DoD pays attention to all risk factors, and has provided information to service members and families about cyber safety, and about cyber hygiene, Williams said, adding: "It's not just about passwords."
Still, the anonymity of online interaction makes it difficult to measure and define the problem.
If a service member is determined to be cyberbullying, officials must determine whether regulations have been broken or crimes have been committed under the Uniform Code of Military Justice.
The spouse who has thought about launching an education and awareness program doesn't think the answer will be found in policy.
"It has to come from the community,' she said. "I would rather see spouses rally around each other, to take the wind out of [the cyberbullies'] sails."
Constitutional issues also come into play, with cyberbullies often asserting free-speech rights. Yet spouses note those same bullies are swift to attack any spouse who speaks up to defend herself and others online.
"They're allowed to say whatever they want, but if you counter that, they call you out as 'overly sensitive.' They are playground bullies," said the military wife targeted after promoting her book. "It's definitely taken on a life of its own."
"Trolling" for negativity related to military spouses for later posting online has even spread to private chats in online military family readiness group forums.
"Someone asks a question, and people think it's dumb. They take a screenshot and post it to a public site. It's troubling, but I don't know any way around that," the wife said. "Spouses need a place to be supported. They shouldn't be afraid to ask a question."
Some spouses have gradually pulled away from social media sites. "I'm so tired of not being able to speak up without being called a dependa or getting screenshot and posted," wrote one spouse in a comment to Drake's blog describing the Dependapotamus Hunter" on Military OneClick.
After Drake's blog, a number of people defended such behavior toward military spouses.
"These pages were not created to bully anyone, they were created to show others that the behaviors of these wives are not ok," wrote "Crista."
"It is sad that the soldiers don't do or say anything to wives who make them look like jackasses. Don't do things to embarrass your husband or the military and you won't be in those pages, simple as that."
"Vanessa" wrote: "Dependas don't serve. They don't say goodbye to their children when going on deployment, they don't face the harsh realities of real military life. However they will be the first to complain when they don't get a free meal on Veterans Day."
Air Force wife Tiffany Bodge is concerned that "dependa" is becoming part of the everyday language of military spouses — which she finds ironic, since she sees most spouses as quite independent.
They're "dependent" only in the legal DoD terminology related to their being married to a military member, she said.
Bodge contends that spouses should not just refuse to respond to such material, but refuse to even read it, because even that contributes to the problem.
"We have to call it what it is — it's hate. It's verbal assault," she said.
The basic stereotype has been around for decades, although the specific "dependapotamus" label for the cliché is relatively new.
New label, old stereotype
"I think I popularized the term, but it was around before then," said Maximilian Uriarte, creator of the comic strip "Terminal Lance," which has, on occasion, taken aim at the "dependapotamus."
Uriarte admits he uses his strip to make fun of spouses — along with every other conceivable stereotypical military character.
But he leaves it at the cartoon. "I make a joke and then leave it alone," he said. "Others take it way too far. People are stalking Instagram or Facebook accounts, looking for people who fit the stereotype," then posting them in various places.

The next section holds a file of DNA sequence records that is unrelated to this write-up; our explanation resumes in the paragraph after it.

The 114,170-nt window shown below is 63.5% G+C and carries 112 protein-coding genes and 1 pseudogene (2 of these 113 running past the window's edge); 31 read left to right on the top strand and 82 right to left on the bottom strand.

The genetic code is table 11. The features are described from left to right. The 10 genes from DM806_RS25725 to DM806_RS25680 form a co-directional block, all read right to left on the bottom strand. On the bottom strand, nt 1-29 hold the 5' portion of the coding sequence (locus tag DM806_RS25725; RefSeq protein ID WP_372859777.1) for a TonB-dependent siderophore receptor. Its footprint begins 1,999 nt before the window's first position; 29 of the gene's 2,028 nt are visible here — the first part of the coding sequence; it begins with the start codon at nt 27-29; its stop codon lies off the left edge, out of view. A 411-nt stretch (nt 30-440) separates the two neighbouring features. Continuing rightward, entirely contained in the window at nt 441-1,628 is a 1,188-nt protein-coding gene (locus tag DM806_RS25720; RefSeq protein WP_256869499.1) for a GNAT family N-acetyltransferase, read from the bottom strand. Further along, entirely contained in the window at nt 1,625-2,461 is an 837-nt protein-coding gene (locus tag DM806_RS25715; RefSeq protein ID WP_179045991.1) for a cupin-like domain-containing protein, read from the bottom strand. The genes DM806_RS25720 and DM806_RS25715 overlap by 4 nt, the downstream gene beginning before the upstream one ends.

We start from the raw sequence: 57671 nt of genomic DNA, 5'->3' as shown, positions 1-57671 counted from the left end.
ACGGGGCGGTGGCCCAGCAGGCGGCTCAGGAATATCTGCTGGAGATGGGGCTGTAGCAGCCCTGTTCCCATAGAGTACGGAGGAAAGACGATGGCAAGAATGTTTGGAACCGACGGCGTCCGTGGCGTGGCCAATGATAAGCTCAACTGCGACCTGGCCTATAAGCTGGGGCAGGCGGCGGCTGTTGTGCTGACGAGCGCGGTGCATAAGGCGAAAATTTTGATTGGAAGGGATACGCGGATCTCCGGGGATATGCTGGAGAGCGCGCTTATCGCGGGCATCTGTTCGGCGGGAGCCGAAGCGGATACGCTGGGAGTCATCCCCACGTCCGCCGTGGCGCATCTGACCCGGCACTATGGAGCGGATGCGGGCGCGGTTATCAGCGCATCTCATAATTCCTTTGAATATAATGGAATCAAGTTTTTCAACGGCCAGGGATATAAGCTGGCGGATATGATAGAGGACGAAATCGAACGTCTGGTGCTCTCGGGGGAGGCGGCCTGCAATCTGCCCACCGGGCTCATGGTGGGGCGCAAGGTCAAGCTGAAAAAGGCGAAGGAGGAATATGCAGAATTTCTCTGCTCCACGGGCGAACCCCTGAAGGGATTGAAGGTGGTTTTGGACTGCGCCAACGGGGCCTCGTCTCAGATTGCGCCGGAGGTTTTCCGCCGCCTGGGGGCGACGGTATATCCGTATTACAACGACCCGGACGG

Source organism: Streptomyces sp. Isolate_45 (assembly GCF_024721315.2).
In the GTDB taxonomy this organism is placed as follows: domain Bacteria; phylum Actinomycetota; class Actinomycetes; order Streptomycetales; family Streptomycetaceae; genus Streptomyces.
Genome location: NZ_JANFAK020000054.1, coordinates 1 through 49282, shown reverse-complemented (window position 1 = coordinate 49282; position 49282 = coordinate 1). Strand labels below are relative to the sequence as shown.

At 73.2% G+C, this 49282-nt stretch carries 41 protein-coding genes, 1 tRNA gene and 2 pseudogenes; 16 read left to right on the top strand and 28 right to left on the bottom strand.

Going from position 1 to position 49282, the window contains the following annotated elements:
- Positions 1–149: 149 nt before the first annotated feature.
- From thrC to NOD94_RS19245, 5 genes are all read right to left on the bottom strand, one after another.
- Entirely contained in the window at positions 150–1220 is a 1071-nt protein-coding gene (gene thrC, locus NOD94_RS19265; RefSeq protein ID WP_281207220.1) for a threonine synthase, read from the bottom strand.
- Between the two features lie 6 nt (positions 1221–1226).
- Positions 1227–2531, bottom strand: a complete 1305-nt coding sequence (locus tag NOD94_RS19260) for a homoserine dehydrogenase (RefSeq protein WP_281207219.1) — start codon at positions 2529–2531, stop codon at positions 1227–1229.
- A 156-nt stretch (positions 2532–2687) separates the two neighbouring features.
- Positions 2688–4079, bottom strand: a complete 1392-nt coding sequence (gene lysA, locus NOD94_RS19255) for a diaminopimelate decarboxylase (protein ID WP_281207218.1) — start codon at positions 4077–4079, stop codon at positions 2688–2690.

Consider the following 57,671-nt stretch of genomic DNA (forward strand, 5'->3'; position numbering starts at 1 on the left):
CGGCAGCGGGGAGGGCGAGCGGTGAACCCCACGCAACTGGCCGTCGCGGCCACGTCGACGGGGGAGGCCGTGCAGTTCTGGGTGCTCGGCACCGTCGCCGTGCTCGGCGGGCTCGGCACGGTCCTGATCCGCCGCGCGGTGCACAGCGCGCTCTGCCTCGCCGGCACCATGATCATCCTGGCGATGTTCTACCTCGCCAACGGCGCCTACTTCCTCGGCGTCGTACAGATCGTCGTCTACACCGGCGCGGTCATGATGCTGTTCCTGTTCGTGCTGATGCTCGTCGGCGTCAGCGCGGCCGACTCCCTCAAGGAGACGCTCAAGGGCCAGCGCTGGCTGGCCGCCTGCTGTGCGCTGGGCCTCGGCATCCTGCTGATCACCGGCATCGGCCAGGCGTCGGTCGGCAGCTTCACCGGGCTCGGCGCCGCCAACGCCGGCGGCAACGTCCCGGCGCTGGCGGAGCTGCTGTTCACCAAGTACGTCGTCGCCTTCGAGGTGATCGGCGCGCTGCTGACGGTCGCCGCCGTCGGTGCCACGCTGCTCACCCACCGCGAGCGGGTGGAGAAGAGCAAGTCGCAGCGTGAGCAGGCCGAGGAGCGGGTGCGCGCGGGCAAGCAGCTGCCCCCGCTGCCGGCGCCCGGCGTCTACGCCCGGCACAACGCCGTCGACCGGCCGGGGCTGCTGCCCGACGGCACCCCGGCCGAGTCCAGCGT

Uriarte said he is constantly receiving screenshots or photos from people who want him to blast the images to a larger audience, but he ignores them.
He's stopped looking at a lot of pages, he said, because "it all got so silly. They also kept getting shut down every day. I stick with 'Terminal Lance.' That's what I do."
Contrary to the cyberbullies' claim that spouses have an overdeveloped sense of entitlement, Uriarte said he sees a clear sense of entitlement among cyberbullies who feel they "have the right to stalk people's Instagram and Facebook accounts."
Paul Szoldra, founder of Duffel Blog, a military satire website, and executive editor of "We Are the Mighty," has featured some satiric pieces about the military spouse stereotype and says it is based on a certain type of individual, a small minority in the spouse population — those who, in military-speak, "take on their husband's rank."
During his time in the service, he said he knew "maybe one" spouse who fit the stereotype.
"I know plenty of military spouses, and plenty are very supportive, very nice people. But they all get conflated into one — like you get a couple of bad apples in your platoon and all of a sudden, it's a bad platoon," Szoldra said. "I used to follow a ton of military Facebook pages ... but so many I've stopped following because they are ... on 'fire missions,' calling someone out and attacking them."
Inside human nature
Morten G. Ender, a sociology professor at the U.S. Military Academy at West Point, New York, finds rich irony in the idea of a negative stereotype of spouses.
"I think any research would show that military families are probably more fit than the American population as a whole," he said.
"Social media gives everybody a voice. Everybody can share their views. That's the positive side. But the downside is, everybody can share their views."
Human nature is to "ingroup" and "outgroup" people, he said — identifying strongly with someone or vehemently rejecting them.
"To feel secure, feel better about who they are, they create outgroups to somehow strengthen the ingroups," he said. "The Internet and social media can make it more pervasive. ... The Internet brings people together over broader domains ... but it's not the cause. It's just a manifestation of something that's been around for a long time."
The National Military Family Association has seen examples on its own social media channels, said Jordan Barrish, spokeswoman for the nonprofit organization.
Last year, NMFA asked spouses to email a photo and story to make their case about why they should win a free housecleaning being offered by Merry Maids.
"In good faith, we posted photos and names of the winners, not realizing what kind of reaction we would get," Barrish said.
"We had military spouses attacking the winners and the cleanliness of their houses. While some comments were encouraging and supportive, we were shocked to see how some spouses were putting down other military spouses for not keeping a spotless house."
She said they had to monitor the site to make sure comments didn't cross the line. "In the end, other military spouses defended the winners, and that was how it finally died down," Barrish said.
"It basically comes down to people not having empathy for anybody," said Angie Drake, an Air Force wife who is also daughter of an Air Force noncommissioned officer.
"We don't know what they're going through. It's not our job to judge people in our community or any other community.
"It's just not right."